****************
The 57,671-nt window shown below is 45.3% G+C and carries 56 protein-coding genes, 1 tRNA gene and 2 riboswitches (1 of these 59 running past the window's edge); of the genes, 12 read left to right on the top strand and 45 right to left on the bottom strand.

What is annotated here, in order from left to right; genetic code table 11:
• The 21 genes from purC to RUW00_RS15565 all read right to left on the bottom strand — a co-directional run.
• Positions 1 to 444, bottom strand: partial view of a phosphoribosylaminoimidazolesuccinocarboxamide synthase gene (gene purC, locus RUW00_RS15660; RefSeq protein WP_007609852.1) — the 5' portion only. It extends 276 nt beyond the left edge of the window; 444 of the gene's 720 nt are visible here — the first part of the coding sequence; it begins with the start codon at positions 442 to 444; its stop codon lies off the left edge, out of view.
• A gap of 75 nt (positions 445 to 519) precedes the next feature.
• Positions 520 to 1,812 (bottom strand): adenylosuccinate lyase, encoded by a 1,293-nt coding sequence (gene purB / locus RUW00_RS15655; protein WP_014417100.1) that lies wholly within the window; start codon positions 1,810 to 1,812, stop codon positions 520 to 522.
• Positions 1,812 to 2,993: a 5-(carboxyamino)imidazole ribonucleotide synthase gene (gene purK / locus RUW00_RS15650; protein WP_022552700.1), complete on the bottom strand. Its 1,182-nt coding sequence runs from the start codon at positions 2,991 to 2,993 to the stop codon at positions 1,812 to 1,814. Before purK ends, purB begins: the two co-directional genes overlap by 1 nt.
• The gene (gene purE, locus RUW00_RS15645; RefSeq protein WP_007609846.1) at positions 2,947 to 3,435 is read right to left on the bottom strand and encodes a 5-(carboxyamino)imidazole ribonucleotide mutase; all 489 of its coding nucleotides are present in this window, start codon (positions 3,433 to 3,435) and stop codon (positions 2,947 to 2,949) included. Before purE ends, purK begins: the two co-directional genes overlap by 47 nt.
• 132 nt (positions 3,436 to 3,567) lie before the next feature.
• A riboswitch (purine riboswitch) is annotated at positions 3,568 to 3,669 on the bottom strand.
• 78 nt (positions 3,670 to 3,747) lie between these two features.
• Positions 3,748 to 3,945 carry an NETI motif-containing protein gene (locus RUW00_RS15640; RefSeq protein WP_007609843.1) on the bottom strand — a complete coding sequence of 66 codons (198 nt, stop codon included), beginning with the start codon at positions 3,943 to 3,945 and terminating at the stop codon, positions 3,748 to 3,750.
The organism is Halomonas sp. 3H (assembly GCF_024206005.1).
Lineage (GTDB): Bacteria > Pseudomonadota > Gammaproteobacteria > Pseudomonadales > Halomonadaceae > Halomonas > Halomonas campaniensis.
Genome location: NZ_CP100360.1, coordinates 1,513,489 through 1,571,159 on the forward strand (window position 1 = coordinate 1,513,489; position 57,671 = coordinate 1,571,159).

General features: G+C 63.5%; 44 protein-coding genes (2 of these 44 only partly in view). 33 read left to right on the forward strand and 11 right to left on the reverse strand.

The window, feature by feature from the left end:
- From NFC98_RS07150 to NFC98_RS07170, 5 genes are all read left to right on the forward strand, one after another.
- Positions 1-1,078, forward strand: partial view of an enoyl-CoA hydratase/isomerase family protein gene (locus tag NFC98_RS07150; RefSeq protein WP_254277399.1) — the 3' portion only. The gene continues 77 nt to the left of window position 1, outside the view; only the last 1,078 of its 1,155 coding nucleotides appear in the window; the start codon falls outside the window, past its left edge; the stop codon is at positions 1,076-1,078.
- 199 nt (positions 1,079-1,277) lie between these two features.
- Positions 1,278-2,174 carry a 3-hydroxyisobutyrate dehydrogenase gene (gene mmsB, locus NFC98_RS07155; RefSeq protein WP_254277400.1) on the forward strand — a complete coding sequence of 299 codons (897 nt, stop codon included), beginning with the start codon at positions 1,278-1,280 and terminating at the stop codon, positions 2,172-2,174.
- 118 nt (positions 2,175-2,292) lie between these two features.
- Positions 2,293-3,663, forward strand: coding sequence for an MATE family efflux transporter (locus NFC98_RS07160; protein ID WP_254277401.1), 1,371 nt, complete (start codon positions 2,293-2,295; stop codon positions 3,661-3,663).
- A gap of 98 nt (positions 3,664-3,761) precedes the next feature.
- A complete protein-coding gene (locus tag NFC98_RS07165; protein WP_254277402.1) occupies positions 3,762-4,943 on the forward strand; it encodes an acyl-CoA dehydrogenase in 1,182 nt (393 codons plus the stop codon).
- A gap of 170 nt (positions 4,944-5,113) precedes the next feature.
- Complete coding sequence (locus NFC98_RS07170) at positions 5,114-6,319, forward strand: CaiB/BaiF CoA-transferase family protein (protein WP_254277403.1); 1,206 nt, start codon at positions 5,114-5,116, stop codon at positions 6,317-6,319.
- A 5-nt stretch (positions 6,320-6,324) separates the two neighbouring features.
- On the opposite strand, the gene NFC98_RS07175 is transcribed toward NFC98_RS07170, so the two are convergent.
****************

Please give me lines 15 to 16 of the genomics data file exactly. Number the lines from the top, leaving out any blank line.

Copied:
Genome location: NZ_CP100360.1, coordinates 1,513,489 through 1,571,159 on the forward strand (window position 1 = coordinate 1,513,489; position 57,671 = coordinate 1,571,159).

General features: G+C 63.5%; 44 protein-coding genes (2 of these 44 only partly in view). 33 read left to right on the forward strand and 11 right to left on the reverse strand.